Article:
Raved about by jazzers, hip-hop artists and high fashion houses alike, the septuagenarian maestro’s resurgence is a long way from his all-but-ignored 1972 debut, copies of which now sell for thousands of dollars
It’s a rainy summer afternoon in Rio de Janeiro and Arthur Verocai is experiencing technical difficulties. The 76-year-old Brazilian maestro is on the phone with his production staff. By the end of the day, he has to print, sign and send a document to Louis Vuitton, which hired him to score its latest show. Only then will he get paid. The courier is already en route. But the printer is not working. And Verocai, tense, can’t find a pen. “I hate these bureaucracies,” he says, as he paces his spacious apartment in the city’s south zone.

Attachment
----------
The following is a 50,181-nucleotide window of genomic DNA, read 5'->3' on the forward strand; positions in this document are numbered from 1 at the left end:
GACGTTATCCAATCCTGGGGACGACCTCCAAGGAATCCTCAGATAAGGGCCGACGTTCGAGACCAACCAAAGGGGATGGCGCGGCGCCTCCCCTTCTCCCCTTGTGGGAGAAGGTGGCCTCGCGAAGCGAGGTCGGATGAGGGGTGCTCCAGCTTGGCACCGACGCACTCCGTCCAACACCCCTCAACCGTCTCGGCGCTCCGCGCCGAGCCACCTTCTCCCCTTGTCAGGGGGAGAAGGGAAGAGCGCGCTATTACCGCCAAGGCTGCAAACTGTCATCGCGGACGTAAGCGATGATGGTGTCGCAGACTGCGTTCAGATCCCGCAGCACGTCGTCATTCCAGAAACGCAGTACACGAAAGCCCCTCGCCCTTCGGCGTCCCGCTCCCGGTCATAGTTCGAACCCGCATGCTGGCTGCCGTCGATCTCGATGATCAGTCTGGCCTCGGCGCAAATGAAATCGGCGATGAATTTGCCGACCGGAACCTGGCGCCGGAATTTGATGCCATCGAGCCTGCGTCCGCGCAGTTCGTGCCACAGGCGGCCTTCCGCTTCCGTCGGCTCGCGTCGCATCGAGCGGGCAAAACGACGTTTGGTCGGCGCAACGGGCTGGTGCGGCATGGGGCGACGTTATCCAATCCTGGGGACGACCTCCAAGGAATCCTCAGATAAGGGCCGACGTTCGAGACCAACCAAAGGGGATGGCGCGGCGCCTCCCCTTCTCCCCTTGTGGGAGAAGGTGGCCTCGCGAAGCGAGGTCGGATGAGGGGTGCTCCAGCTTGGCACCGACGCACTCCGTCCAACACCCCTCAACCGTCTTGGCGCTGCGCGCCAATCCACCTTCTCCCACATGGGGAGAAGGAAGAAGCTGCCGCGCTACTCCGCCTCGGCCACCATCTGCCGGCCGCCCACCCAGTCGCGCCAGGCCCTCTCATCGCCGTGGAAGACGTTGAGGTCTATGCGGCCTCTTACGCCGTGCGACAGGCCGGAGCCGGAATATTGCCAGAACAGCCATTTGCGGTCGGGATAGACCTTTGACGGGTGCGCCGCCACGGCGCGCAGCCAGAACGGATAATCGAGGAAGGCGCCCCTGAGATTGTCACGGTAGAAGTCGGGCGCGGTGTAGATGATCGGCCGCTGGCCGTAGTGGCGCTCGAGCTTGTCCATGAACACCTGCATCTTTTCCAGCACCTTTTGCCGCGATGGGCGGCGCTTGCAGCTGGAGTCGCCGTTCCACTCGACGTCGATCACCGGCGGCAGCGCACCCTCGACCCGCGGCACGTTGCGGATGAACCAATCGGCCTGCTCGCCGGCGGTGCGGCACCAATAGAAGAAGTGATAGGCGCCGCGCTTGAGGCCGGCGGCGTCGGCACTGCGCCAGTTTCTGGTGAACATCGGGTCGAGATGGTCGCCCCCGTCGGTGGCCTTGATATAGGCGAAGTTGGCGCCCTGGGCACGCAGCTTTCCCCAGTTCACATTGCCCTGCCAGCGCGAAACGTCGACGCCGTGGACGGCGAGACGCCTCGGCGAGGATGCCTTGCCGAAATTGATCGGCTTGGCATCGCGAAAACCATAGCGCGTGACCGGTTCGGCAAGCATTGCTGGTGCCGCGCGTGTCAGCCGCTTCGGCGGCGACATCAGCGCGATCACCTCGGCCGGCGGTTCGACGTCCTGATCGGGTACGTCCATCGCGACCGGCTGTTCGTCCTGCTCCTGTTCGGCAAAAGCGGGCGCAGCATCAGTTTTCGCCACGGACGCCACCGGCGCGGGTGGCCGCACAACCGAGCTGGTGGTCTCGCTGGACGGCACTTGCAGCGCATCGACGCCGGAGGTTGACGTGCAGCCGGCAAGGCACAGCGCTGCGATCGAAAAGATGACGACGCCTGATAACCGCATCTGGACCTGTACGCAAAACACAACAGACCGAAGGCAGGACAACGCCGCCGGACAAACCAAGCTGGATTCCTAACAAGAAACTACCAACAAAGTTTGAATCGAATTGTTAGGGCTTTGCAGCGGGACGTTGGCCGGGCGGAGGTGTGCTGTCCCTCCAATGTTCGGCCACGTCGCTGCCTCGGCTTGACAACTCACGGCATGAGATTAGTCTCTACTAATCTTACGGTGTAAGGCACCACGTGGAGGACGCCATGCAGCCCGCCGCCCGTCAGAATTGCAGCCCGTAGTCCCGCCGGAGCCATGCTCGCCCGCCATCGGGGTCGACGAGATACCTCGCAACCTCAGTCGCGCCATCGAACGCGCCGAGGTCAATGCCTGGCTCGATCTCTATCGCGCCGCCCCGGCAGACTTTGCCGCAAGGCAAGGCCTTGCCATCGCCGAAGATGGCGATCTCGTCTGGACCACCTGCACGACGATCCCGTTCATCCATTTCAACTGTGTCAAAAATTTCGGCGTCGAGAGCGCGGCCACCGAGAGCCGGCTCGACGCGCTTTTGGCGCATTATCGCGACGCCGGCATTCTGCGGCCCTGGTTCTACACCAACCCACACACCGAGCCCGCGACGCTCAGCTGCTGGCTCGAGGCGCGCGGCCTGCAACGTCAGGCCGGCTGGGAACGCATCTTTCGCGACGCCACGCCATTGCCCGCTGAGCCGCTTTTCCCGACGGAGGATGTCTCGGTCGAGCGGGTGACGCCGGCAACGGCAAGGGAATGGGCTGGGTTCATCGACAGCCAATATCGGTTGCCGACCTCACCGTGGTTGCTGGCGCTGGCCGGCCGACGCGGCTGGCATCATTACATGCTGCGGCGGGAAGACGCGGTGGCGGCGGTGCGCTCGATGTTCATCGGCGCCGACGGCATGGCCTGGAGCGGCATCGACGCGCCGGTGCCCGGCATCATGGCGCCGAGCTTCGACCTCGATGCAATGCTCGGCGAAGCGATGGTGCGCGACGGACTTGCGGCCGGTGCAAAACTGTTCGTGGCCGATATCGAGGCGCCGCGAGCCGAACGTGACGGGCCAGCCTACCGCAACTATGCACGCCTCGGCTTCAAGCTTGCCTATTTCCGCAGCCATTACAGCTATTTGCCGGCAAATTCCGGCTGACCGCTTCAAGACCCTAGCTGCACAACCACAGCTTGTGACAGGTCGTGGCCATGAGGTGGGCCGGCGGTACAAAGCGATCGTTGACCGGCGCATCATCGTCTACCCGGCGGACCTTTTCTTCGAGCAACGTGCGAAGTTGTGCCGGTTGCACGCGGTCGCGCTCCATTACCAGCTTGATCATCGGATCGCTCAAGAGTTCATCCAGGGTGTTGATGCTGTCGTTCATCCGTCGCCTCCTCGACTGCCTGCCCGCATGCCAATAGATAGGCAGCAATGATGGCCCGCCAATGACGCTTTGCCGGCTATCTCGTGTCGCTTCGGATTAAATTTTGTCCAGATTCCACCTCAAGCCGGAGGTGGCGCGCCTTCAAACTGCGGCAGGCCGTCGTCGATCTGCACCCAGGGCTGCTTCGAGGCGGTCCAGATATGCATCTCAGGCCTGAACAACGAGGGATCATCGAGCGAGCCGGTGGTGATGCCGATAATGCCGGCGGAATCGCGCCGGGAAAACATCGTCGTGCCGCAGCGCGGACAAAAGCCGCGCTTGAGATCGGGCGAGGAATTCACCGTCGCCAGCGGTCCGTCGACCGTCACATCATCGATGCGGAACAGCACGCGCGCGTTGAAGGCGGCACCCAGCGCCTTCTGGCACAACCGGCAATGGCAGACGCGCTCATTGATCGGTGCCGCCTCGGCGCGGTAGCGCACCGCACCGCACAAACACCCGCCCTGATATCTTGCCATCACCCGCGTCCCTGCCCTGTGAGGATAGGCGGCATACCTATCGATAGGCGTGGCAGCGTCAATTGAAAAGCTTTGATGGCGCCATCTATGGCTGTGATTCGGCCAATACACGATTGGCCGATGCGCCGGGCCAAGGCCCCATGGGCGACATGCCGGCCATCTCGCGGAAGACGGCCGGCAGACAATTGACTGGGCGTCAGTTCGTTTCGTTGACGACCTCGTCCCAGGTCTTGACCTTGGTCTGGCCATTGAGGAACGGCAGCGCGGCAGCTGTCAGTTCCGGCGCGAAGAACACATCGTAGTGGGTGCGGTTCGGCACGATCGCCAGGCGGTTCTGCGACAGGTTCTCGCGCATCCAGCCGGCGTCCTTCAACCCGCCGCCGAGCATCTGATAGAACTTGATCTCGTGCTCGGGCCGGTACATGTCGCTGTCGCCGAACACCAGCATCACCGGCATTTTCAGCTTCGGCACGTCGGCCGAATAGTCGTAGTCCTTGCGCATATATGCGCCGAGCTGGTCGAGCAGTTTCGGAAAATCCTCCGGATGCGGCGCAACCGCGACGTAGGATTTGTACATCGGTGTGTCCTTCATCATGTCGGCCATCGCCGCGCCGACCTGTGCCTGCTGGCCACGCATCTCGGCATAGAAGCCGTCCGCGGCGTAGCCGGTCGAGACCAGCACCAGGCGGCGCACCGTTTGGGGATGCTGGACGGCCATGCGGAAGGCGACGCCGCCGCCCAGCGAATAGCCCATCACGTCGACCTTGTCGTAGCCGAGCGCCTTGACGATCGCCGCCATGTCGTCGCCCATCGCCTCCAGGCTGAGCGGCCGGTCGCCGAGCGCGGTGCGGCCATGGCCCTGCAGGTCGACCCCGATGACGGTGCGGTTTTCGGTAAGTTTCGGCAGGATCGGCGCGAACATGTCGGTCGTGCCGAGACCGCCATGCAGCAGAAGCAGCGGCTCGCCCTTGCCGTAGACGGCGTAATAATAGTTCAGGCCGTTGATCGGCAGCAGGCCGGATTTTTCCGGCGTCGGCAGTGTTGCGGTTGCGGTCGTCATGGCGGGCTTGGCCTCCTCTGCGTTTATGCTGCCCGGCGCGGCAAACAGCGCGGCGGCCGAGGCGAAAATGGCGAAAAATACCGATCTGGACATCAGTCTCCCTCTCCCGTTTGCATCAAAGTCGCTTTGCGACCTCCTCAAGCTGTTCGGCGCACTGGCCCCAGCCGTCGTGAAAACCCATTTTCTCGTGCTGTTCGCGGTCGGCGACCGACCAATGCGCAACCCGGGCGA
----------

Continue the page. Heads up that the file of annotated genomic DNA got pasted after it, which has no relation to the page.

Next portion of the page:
When the printer finally complies and the document is handed off, Verocai scratches his grey moustache, flops his tall, skinny body on the living room sofa, picks up his guitar and tells the photographer: “I swear I don’t understand why you want to take my picture. I am not that important.” A picture on the wall of his living room tells a different story. It’s a poster from a Verocai concert in Los Angeles, in March 2009, backed by a 30-piece orchestra, with guests such as drummer Ivan “Mamao” Conti, the late keyboardist José Bertrami (both from the samba jazz fusion group Azymuth) and the percussionist Airto Moreira, and supporting DJ set by Madlib. “That was one of the best shows LA has ever seen,” the producer Cut Chemist told NPR.
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